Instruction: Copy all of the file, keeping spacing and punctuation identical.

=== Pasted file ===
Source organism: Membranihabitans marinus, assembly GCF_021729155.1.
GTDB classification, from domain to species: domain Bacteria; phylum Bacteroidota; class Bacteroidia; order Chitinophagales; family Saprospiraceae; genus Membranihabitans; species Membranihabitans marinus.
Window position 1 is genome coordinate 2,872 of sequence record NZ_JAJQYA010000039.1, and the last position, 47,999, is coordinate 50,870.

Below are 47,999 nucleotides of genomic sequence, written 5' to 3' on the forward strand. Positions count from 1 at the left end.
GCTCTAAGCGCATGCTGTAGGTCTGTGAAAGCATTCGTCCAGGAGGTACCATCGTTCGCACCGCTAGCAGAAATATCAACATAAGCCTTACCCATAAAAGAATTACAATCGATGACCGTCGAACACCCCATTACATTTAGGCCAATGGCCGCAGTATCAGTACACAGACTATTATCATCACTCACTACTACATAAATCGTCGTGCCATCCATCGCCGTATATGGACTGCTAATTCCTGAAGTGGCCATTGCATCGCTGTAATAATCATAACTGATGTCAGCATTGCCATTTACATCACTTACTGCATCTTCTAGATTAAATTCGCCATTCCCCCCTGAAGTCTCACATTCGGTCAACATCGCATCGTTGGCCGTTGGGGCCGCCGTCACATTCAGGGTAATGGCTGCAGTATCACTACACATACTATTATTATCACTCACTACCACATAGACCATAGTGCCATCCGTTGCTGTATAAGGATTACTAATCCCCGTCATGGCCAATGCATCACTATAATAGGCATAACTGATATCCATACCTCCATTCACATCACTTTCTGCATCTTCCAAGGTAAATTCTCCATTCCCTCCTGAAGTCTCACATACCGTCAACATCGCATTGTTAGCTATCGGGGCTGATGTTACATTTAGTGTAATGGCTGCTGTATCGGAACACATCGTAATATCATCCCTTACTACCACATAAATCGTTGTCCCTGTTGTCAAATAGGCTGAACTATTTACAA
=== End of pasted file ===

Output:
Source organism: Membranihabitans marinus, assembly GCF_021729155.1.
GTDB classification, from domain to species: domain Bacteria; phylum Bacteroidota; class Bacteroidia; order Chitinophagales; family Saprospiraceae; genus Membranihabitans; species Membranihabitans marinus.
Window position 1 is genome coordinate 2,872 of sequence record NZ_JAJQYA010000039.1, and the last position, 47,999, is coordinate 50,870.

Below are 47,999 nucleotides of genomic sequence, written 5' to 3' on the forward strand. Positions count from 1 at the left end.
GCTCTAAGCGCATGCTGTAGGTCTGTGAAAGCATTCGTCCAGGAGGTACCATCGTTCGCACCGCTAGCAGAAATATCAACATAAGCCTTACCCATAAAAGAATTACAATCGATGACCGTCGAACACCCCATTACATTTAGGCCAATGGCCGCAGTATCAGTACACAGACTATTATCATCACTCACTACTACATAAATCGTCGTGCCATCCATCGCCGTATATGGACTGCTAATTCCTGAAGTGGCCATTGCATCGCTGTAATAATCATAACTGATGTCAGCATTGCCATTTACATCACTTACTGCATCTTCTAGATTAAATTCGCCATTCCCCCCTGAAGTCTCACATTCGGTCAACATCGCATCGTTGGCCGTTGGGGCCGCCGTCACATTCAGGGTAATGGCTGCAGTATCACTACACATACTATTATTATCACTCACTACCACATAGACCATAGTGCCATCCGTTGCTGTATAAGGATTACTAATCCCCGTCATGGCCAATGCATCACTATAATAGGCATAACTGATATCCATACCTCCATTCACATCACTTTCTGCATCTTCCAAGGTAAATTCTCCATTCCCTCCTGAAGTCTCACATACCGTCAACATCGCATTGTTAGCTATCGGGGCTGATGTTACATTTAGTGTAATGGCTGCTGTATCGGAACACATCGTAATATCATCCCTTACTACCACATAAATCGTTGTCCCTGTTGTCAAATAGGCTGAACTATTTACAA